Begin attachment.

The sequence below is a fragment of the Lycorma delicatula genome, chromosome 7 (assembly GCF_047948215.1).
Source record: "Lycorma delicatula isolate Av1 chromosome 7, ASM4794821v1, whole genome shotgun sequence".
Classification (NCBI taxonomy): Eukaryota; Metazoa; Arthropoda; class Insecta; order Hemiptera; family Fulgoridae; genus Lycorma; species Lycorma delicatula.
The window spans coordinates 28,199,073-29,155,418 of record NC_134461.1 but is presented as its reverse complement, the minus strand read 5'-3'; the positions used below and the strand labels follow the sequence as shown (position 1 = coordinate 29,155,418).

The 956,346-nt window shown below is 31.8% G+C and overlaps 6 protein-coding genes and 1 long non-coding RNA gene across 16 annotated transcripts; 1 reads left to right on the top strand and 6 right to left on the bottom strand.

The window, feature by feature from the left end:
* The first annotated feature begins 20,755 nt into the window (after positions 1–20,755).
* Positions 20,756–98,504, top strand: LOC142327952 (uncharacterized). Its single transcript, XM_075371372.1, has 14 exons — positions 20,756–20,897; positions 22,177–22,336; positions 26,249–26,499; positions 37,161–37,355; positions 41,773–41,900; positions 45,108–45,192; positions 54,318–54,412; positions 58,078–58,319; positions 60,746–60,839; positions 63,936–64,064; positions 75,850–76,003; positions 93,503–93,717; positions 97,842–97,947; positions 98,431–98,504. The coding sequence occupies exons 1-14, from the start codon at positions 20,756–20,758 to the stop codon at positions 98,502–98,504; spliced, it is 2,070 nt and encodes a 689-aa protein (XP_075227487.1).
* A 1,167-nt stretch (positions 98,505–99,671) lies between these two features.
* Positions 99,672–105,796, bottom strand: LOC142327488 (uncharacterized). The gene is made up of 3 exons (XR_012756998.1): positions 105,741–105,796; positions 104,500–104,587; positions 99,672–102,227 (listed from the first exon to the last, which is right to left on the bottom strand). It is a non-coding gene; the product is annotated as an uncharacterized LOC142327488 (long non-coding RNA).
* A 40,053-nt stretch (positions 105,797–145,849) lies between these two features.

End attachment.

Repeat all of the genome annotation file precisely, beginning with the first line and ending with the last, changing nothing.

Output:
The sequence below is a fragment of the Lycorma delicatula genome, chromosome 7 (assembly GCF_047948215.1).
Source record: "Lycorma delicatula isolate Av1 chromosome 7, ASM4794821v1, whole genome shotgun sequence".
Classification (NCBI taxonomy): Eukaryota; Metazoa; Arthropoda; class Insecta; order Hemiptera; family Fulgoridae; genus Lycorma; species Lycorma delicatula.
The window spans coordinates 28,199,073-29,155,418 of record NC_134461.1 but is presented as its reverse complement, the minus strand read 5'-3'; the positions used below and the strand labels follow the sequence as shown (position 1 = coordinate 29,155,418).

The 956,346-nt window shown below is 31.8% G+C and overlaps 6 protein-coding genes and 1 long non-coding RNA gene across 16 annotated transcripts; 1 reads left to right on the top strand and 6 right to left on the bottom strand.

The window, feature by feature from the left end:
* The first annotated feature begins 20,755 nt into the window (after positions 1–20,755).
* Positions 20,756–98,504, top strand: LOC142327952 (uncharacterized). Its single transcript, XM_075371372.1, has 14 exons — positions 20,756–20,897; positions 22,177–22,336; positions 26,249–26,499; positions 37,161–37,355; positions 41,773–41,900; positions 45,108–45,192; positions 54,318–54,412; positions 58,078–58,319; positions 60,746–60,839; positions 63,936–64,064; positions 75,850–76,003; positions 93,503–93,717; positions 97,842–97,947; positions 98,431–98,504. The coding sequence occupies exons 1-14, from the start codon at positions 20,756–20,758 to the stop codon at positions 98,502–98,504; spliced, it is 2,070 nt and encodes a 689-aa protein (XP_075227487.1).
* A 1,167-nt stretch (positions 98,505–99,671) lies between these two features.
* Positions 99,672–105,796, bottom strand: LOC142327488 (uncharacterized). The gene is made up of 3 exons (XR_012756998.1): positions 105,741–105,796; positions 104,500–104,587; positions 99,672–102,227 (listed from the first exon to the last, which is right to left on the bottom strand). It is a non-coding gene; the product is annotated as an uncharacterized LOC142327488 (long non-coding RNA).
* A 40,053-nt stretch (positions 105,797–145,849) lies between these two features.